McGuinty deflects Harper jab

Ontario Premier Dalton McGuinty says he isn't offended that the prime minister is calling for his defeat in the fall provincial election.
Rob Ford and Stephen Harper started forging a political relationship during the federal election campaign. ((Adrian Wylde/CP) )

Ontario Premier Dalton McGuinty says he's not offended that Prime Minister Stephen Harper is calling for his defeat in the Oct. 6 provincial election.

The Liberal premier, who has taken a few shots himself at the federal Conservatives over the last few weeks, is shrugging off the latest snub.

McGuinty said he's worked well with Harper and Ford in the past, even though they don't always see eye-to-eye.

"But it's no secret from time to time we have our differences," he said Thursday after touring the Celestica plant in Toronto.

"We are of a different political stripe. We are from different parts of the country. So I won't hesitate, I won't shrink from standing up for Ontarians when I think that's the right thing to do."

Harper's comments came during an unannounced visit Tuesday to the Etobicoke family home of right-leaning Toronto Mayor Rob Ford, which was captured in a YouTube video.

The video has since been removed.

Speaking to invited guests at a barbecue for Finance Minister Jim Flaherty — who sat in the government benches with Ford's late father when the provincial Tories ruled Ontario — Harper called for the provincial Liberals' defeat.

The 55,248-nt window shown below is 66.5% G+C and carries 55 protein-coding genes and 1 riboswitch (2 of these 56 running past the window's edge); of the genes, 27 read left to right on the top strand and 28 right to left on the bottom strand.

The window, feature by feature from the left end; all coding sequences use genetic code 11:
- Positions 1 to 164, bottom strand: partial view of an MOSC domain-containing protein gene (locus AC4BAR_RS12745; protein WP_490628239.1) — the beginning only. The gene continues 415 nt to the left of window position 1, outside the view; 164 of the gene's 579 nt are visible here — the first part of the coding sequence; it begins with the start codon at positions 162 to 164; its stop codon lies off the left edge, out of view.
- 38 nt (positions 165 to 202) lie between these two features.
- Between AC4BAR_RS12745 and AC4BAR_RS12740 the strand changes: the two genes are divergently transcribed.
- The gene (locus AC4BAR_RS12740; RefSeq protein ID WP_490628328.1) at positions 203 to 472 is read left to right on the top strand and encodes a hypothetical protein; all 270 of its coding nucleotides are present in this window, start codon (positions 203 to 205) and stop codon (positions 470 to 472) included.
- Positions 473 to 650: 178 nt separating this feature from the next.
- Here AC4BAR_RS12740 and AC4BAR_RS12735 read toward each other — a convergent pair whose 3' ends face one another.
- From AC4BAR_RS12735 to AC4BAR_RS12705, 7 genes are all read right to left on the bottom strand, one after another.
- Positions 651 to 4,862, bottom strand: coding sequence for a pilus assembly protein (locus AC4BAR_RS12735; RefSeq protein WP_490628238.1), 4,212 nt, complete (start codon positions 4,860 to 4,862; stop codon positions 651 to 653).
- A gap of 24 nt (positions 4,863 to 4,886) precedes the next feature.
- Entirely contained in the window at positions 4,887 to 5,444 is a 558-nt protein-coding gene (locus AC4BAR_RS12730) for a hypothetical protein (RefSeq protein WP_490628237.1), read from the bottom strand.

The prime minister claimed that he and Ford are each cleaning up a "left-wing mess," and with the Ontario election just a few weeks away, it was time to "complete the hat trick and do it provincially as well."

He also spoke about a recent fishing trip he took with Ford, saying the mayor didn't live up to his reputation when he caught a 39-centimetre-long smallmouth bass but "refused to kill it and eat it."

Recent polls suggest McGuinty is lagging behind Progressive Conservative Leader Tim Hudak, who didn't attend the barbecue.

It wasn't clear what left-wing mess Harper was referring to federally, as his Conservatives inherited a $13-billion surplus when they came to power five years ago and have turned it into multibillion-dollar deficits.

But politically, the Conservative party has improved its fortunes in Ontario by winning 73 of the province's 106 seats in the May general election — mostly at Liberal expense — en route to a majority government.

Despite those results, McGuinty has repeatedly warned that Canada is ruled by a Conservative majority government that's dominated by the West and an NDP Opposition that's influenced by Quebec.

It's helped to bolster McGuinty's argument that only a Liberal government can ensure Ontario isn't shortchanged at the federal table -- something his opponents have dismissed as a desperate ploy to get re-elected.

Ontario Tory candidate Rocco Rossi, who dropped out of the Toronto mayoral race last year, said McGuinty is flirting with disaster by attacking the federal Tories.

"It's absolutely dumb when you go against the will of the people," said Rossi, who attended the Ford barbecue.

"Ontarians will punish this premier by electing change and electing a Tim Hudak government on Oct. 6."